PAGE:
Make Your Clients Stakeholders
As a web writer you’ll quickly discover that some clients are easy to work with while others are a royal pain. The way I look at it, if you don’t have final text after one revision, your client isn’t giving you good input. And the last thing you want to do is get in to a “trial-and-error” situation where each draft is a roll of the dice.
So how do you tame these time-wasters? Make them stakeholders in the project.
The Discovery Phase
This is, perhaps, the most important part of the project. This is the time you determine what the client wants and what his or her expectations are.
Who is the text targeted at? What is the purpose of the text and what’s the most desired action or MDA? Get the client to commit to these basics in writing. You can do that by preparing a statement of work (SOW) or by asking the client to spec the job for you. This is even better. A client who puts it in writing is already a stakeholder, though you’re far from a smooth-sailing assignment. Even with specs in writing, some clients are more than happy to change the project parameters, aka, project creep.
This usually takes the form of “just one more little thing” or “would you mind re-writing the second half of the book in a more technical style?” You’ve got a problem.
I always prepare a “reaction piece” – a short body of text designed for all stakeholders to tear to shreds. Wrong tone. (Or right tone!!! Yay!!), scope is too broad or narrow, too much tech talk, etc.
It’s a good idea to ask the client to track changes on the approval piece and to insert comments where appropriate and changes as required. This forces the client to think about changes. Further, by making recommendations for change, you’ve created a stakeholder. That client isn’t going to ask for changes to his or her own idea or concept.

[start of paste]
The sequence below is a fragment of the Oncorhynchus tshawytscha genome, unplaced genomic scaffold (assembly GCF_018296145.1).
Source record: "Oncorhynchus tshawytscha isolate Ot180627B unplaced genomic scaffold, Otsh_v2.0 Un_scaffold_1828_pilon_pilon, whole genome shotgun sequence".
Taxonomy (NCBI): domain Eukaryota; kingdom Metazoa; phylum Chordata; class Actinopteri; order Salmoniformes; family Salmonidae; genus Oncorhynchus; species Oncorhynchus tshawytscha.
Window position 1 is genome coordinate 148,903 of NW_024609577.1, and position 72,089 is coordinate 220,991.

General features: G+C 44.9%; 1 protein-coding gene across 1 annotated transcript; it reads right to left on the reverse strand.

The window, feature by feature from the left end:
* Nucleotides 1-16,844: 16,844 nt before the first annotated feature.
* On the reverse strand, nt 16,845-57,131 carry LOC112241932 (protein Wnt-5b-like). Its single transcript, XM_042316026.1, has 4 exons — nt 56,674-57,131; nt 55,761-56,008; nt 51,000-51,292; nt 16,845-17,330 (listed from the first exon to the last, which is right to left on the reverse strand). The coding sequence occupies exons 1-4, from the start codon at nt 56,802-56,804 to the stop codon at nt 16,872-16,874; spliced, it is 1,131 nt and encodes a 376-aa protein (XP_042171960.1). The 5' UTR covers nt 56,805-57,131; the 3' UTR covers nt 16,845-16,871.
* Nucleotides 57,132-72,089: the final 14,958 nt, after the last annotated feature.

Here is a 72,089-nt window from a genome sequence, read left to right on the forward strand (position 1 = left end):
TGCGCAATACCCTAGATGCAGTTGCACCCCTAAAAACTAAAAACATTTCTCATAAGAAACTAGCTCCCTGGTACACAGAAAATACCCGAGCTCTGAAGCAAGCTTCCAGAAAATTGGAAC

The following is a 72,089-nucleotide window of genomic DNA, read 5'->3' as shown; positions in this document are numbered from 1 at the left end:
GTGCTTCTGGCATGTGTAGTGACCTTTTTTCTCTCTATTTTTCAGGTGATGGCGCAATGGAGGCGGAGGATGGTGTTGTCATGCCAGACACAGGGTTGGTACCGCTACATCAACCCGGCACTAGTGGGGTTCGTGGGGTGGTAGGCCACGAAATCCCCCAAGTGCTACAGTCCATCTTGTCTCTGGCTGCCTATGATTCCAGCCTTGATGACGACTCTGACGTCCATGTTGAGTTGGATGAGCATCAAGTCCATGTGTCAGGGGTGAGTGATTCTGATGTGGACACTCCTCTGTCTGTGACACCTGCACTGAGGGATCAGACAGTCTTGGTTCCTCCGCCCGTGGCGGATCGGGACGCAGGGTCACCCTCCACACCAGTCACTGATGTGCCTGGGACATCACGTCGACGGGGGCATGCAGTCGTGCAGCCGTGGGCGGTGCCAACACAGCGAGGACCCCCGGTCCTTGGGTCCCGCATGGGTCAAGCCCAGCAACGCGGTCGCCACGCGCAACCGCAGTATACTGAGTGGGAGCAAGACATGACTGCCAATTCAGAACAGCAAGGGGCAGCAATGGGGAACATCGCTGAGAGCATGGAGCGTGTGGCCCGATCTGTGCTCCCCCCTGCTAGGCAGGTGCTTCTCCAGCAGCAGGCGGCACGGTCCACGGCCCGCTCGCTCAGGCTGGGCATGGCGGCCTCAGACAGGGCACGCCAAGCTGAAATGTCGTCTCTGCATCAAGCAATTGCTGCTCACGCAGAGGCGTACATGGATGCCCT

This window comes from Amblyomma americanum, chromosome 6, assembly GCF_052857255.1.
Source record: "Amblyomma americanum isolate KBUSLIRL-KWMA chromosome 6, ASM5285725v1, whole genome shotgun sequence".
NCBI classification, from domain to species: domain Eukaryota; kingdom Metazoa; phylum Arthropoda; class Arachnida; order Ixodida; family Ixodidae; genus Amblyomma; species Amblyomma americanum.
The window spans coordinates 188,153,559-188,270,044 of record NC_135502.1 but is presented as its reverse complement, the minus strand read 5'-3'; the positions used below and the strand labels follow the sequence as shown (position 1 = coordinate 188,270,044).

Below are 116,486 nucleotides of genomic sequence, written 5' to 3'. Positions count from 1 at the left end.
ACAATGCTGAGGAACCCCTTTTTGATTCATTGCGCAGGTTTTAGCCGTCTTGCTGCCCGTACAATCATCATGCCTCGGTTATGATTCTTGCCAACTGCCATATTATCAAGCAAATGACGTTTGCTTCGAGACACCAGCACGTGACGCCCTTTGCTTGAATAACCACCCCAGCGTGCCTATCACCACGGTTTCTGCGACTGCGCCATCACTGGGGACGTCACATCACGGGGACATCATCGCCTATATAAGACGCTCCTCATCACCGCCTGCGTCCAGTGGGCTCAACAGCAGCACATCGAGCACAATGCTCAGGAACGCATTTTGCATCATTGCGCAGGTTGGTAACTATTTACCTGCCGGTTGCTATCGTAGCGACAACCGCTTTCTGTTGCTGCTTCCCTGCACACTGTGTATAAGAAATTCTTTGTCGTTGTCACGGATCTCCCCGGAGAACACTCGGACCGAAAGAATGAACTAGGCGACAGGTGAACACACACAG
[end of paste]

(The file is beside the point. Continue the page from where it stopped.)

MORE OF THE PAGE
Again, get it in writing. The ideal? A marked up red-line of the reaction piece with lots of notes. This is your road map to a short and sweet project and a happy client who’s put his nose on your baby.
Get More Approvals
If the project involves a lot of text – an e-book for example – submit your work chapter by chapter. This way, the client can be calling for revisions on previously-written chapters without slowing you up.
Be aware that some clients don’t know what they want until they see it or read it. That’s why it’s essential to keep the client involved throughout the content creation process. This prevents extensive re-writes at the precise time the project should be finished.
A time-wasting client is costing you money. Time is money and if you’re rewriting text over and over, you’re losing money. It’s as simple as that.
If you find yourself working with a client who is totally clueless, time for a chat. Don’t accuse. Don’t be angry or annoyed. Simply explain that you have a schedule and that the project must be finished in order for you to move on and get to work on the next assignment.
Most professionals will understand your dilemma and do their best to wrap things up quickly. However, you run in to the occasional prima donna who thinks his $300 bought you for life. It’s important to keep clients happy but you don’t owe them 20 revisions for $300.
Know when to draw the line. Know when to walk away. If you can’t make the client commit, if you can’t make the client a stakeholder, you’re better off walking away from the job.
This is NOT the kind of client you want to add to your regular client base.